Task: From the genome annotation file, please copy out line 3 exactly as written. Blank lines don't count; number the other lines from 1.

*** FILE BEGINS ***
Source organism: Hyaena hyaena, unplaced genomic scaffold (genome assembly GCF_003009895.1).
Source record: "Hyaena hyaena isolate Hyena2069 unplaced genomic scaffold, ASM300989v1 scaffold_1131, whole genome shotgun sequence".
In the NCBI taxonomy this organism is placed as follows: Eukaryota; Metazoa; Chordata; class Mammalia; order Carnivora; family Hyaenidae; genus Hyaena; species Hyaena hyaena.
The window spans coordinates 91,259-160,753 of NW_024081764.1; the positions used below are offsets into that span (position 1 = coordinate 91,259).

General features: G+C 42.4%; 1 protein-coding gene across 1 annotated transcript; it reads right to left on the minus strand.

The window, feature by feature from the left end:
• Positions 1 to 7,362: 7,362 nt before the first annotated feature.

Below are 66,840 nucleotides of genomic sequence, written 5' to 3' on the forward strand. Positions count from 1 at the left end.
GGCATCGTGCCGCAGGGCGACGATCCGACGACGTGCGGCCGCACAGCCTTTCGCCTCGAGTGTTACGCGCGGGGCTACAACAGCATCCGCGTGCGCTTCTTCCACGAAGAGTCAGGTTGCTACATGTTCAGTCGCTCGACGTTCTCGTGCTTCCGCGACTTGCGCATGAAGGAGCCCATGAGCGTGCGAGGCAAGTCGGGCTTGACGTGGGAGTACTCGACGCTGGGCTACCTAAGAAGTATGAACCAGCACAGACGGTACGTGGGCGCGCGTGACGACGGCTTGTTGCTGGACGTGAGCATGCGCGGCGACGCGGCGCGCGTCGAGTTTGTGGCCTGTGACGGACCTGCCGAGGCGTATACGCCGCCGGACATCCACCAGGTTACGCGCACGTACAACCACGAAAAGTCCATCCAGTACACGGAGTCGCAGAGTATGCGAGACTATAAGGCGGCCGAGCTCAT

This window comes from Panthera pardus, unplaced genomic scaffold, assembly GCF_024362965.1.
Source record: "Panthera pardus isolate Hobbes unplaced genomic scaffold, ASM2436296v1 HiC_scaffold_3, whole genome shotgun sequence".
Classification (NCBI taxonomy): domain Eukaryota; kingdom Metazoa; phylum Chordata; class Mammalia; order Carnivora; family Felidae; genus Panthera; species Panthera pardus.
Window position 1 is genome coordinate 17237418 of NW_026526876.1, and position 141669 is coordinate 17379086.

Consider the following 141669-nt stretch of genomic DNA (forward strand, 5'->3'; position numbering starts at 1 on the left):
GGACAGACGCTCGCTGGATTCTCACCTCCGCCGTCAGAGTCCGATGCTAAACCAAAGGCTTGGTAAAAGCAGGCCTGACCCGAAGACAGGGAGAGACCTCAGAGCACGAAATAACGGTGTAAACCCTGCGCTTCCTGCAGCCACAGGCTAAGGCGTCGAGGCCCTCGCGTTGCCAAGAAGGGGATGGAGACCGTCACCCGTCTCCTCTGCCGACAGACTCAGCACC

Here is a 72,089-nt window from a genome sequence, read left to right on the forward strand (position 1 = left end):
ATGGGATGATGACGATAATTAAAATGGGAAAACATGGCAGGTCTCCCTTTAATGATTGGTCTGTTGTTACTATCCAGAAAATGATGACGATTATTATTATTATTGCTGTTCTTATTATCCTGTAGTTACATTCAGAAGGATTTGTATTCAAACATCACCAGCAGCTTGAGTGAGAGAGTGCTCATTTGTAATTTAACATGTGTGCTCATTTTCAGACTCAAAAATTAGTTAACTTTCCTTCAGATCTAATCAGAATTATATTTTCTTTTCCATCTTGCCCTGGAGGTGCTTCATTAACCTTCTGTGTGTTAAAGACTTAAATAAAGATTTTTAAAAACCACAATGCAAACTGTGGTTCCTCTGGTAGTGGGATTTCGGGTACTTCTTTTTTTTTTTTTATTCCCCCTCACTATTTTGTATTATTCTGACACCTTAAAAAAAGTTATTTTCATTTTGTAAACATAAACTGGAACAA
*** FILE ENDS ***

In the NCBI taxonomy this organism is placed as follows: Eukaryota; Metazoa; Chordata; class Mammalia; order Carnivora; family Hyaenidae; genus Hyaena; species Hyaena hyaena.